mile at KGLS and a Marine Dense Fog Advisory may be required later
this evening. The threat for sea fog should end once winds become SW-
W and slightly drier air begins to filter into the region. A cold
front will cross the marine areas Wednesday afternoon and winds will
shift to the northwest. North winds will quickly increase Wed Night
and sustained winds between 20 and 25 knots will foster a Small
Craft Advisory for the Gulf waters through Thursday morning.
Winds will become northeast as surface high pressure settles over
North Texas. The high will shift east by Friday and sfc winds will
be come east. The persistent east wind will bring elevated seas and
tide levels to the upper Texas coast. Another SCA may be required
for the offshore waters on Friday. Tide levels are expected to
increase 1.0 to 2.0 above MLLW by Saturday morning and some minor
coastal flooding might be possible late Fri night/Sat morning. Winds
will continue to veer to the SE on Saturday as the surface high
drifts to the eastern U.S. and pressures begin to fall over the high
plains. An upper level disturbance will bring a period of unsettled
weather to the coastal waters Sat-Mon. 43
A cold front will cross SE TX on Wednesday. Considerably cooler and
drier weather will enter SE TX and RH values by afternoon will
approach 30 percent northwest of a Columbus to Huntsville to
Madisonville line. Northwest winds will also increase to 15 to 20
mph and the combination of dry grasses, moderate winds and low RH
will set the stage for potentially elevated fire weather concerns.
RH values will fall below 30 percent on Thursday but lighter winds
will preclude a threat for elevated fire weather conditions. 43
.PRELIMINARY POINT TEMPS/POPS...
College Station (CLL) 67 71 44 68 43 / 20 10 0 0 10
Houston (IAH) 73 79 48 69 45 / 20 30 0 0 10
Galveston (GLS) 71 75 55 66 54 / 10 40 10 0 10
GM...SMALL CRAFT SHOULD EXERCISE CAUTION until midnight CST tonight
for the following zones: Coastal waters from Freeport to
the Matagorda Ship Channel out 20 NM...Coastal waters from
High Island to Freeport out 20 NM.
SMALL CRAFT SHOULD EXERCISE CAUTION until 4 AM CST Wednesday for
the following zones: Waters from Freeport to the Matagorda
Ship Channel from 20 to 60 NM...Waters from High Island to
Freeport from 20 to 60 NM.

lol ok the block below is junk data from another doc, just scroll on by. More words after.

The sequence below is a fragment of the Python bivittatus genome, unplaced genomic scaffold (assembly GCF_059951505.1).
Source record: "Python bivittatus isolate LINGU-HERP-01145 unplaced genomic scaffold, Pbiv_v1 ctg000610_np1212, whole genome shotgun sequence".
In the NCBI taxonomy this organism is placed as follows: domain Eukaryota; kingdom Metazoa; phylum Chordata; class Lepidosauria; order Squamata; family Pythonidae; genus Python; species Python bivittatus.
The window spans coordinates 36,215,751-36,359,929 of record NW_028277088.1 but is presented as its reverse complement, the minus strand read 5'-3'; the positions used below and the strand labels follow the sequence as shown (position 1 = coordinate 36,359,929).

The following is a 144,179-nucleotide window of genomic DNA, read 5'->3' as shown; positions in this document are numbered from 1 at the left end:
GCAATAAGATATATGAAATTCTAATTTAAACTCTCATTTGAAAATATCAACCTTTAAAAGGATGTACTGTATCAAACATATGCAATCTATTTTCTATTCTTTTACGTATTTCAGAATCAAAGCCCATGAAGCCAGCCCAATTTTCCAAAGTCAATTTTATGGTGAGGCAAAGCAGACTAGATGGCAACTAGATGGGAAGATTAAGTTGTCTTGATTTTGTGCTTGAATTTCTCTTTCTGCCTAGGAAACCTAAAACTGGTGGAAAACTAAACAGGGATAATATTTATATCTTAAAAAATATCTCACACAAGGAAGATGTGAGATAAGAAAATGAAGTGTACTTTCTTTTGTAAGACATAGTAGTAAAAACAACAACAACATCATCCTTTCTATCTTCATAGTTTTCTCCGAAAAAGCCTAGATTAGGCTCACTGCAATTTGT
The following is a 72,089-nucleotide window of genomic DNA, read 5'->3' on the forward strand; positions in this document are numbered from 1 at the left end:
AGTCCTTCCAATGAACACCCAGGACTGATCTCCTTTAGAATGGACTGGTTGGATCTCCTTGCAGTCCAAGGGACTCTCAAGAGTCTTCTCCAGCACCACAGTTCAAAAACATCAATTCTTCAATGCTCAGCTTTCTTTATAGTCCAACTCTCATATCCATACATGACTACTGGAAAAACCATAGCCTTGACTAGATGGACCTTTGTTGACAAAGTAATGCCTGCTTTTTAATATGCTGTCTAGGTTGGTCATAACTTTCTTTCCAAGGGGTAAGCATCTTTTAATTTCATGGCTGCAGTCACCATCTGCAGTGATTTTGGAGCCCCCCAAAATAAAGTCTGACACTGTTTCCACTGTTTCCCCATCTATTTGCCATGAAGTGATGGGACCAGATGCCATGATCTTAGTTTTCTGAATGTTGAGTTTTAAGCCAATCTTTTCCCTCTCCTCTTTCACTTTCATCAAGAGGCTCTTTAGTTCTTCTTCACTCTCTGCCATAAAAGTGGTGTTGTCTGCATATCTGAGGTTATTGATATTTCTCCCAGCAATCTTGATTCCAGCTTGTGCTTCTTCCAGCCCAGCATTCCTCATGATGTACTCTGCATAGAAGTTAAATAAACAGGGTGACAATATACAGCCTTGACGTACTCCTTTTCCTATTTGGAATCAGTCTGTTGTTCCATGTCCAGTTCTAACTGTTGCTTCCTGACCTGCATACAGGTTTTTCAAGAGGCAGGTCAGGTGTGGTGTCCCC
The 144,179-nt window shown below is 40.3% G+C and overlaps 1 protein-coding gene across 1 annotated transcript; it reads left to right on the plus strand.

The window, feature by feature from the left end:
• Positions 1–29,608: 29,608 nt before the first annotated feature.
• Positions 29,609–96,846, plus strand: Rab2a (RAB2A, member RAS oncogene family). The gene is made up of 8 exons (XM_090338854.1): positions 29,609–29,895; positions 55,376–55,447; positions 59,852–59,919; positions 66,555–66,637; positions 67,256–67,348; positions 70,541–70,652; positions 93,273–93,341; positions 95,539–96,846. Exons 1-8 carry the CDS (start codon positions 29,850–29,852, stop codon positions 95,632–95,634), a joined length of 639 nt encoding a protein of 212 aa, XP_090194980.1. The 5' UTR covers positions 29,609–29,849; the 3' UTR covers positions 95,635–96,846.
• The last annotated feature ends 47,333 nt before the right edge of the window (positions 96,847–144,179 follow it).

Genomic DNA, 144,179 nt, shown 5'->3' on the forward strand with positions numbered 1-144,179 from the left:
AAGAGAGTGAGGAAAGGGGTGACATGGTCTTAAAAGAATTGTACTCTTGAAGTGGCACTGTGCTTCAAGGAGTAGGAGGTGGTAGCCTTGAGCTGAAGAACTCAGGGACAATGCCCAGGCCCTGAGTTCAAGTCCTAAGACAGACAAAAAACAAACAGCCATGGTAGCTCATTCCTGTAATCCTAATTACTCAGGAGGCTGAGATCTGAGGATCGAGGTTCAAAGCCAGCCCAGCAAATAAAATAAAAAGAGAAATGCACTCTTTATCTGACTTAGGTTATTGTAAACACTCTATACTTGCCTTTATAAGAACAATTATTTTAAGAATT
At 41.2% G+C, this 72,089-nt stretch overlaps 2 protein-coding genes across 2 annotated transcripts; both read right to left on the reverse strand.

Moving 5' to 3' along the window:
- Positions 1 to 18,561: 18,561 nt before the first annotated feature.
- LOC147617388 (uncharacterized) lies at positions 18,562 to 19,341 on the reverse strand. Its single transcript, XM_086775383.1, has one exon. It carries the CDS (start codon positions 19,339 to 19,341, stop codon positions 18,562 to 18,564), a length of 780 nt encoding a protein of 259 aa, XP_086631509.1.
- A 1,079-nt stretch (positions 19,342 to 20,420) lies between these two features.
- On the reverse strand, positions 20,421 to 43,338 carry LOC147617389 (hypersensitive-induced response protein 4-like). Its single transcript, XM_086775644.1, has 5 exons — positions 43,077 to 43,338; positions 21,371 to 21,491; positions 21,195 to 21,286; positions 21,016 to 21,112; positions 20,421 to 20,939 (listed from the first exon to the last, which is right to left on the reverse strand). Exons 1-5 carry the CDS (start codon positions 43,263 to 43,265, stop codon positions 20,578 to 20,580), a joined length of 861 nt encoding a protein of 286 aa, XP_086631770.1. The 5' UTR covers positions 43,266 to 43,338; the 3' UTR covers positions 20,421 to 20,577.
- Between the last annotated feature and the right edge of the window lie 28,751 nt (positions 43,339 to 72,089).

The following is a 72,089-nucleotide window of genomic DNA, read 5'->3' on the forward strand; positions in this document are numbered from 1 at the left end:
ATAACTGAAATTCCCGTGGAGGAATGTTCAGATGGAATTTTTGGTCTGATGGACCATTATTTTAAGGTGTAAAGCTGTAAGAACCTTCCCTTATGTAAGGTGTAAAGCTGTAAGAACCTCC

Area Forecast Discussion
National Weather Service Louisville KY
956 PM EST Tue Feb 28 2017
Issued at 955 PM EST Tuesday Feb 28 2017
Forecast has been updated to include Tornado WATCH 46 which is valid
until 500 AM EST. The tornado watch is along and NW of a line from
Simpson County to Franklin County Kentucky.
Current thinking has not really changed substantially this evening
with regards to the overnight convective evolution. The convective
allowing models have continue to suggest that convection will
continue to develop across SE MO/Far W KY and southern IL this
evening. Indeed, convective activity has increased in coverage in
this area over the last hour or so.
The only questionable convective issue is the ongoing convection
across far NE AR. This activity is moving northeast and will move
into NW TN and far W KY later tonight. There is the potential that
this activity could have an effect on the ongoing convection over SE
MO and southern IL. Nonetheless, the majority of the model guidance
suggests a cluster of convection, likely severe, will move
northeastward across southern IN and far northern KY. Recent ACARS
soundings out of SDF show the cap eroding slightly over the last
hour. There is a very pronounced elevated mixed layer with very
steep lapse rates aloft. Once this cap erodes from west to east,
the atmosphere will remain very favorable for severe weather
overnight with large hail, damaging winds, and tornadoes being
possible. This activity does look to race northeastward and may
exit our area around 500 AM EST. However, a secondary convective
line along the actual front will be sweeping in from the NW around
sunrise which will likely be a damaging wind producer. It is not
entirely clear yet if the expected overnight convection will
sufficiently overturn the atmosphere as it moves through. There are
some hints that it will in some of the latest HRRR runs. So we`ll
have to keep an eye on this overnight.
In the meantime, it is important for local residents to remain
weather aware overnight. It is important to have your severe
weather plan in place and have an efficient and reliable way to
receive weather warnings overnight.
.Short Term (Now through Wednesday Night)...
Issued at 309 PM EST Tue Feb 28 2017
...ROUNDS OF SEVERE STORMS EXPECTED THROUGH WEDNESDAY...
...NIGHT TIME TORNADOES POSSIBLE...
Several rounds of severe storms are expected to impact the region
over the next 24 hours. These could be potentially contain
significant night time tornadoes along with very large hail and
damaging winds. Be sure to have a way to get warnings tonight and
have a plan should a tornado warning be issued for your area.
Round 1 This Afternoon...
Scattered showers and storms continue this afternoon. This looks to
be the least significant potential round of storms. The convection
from this morning and cloud cover have limited the heating across
the region quite a bit. Still some storms have started to strengthen
and expect we could see a few more follow suit. With DCAPE values up
to 900 J/kg a few damaging wind gusts and marginally severe hail are
not out of the question, but most storms are expected to stay below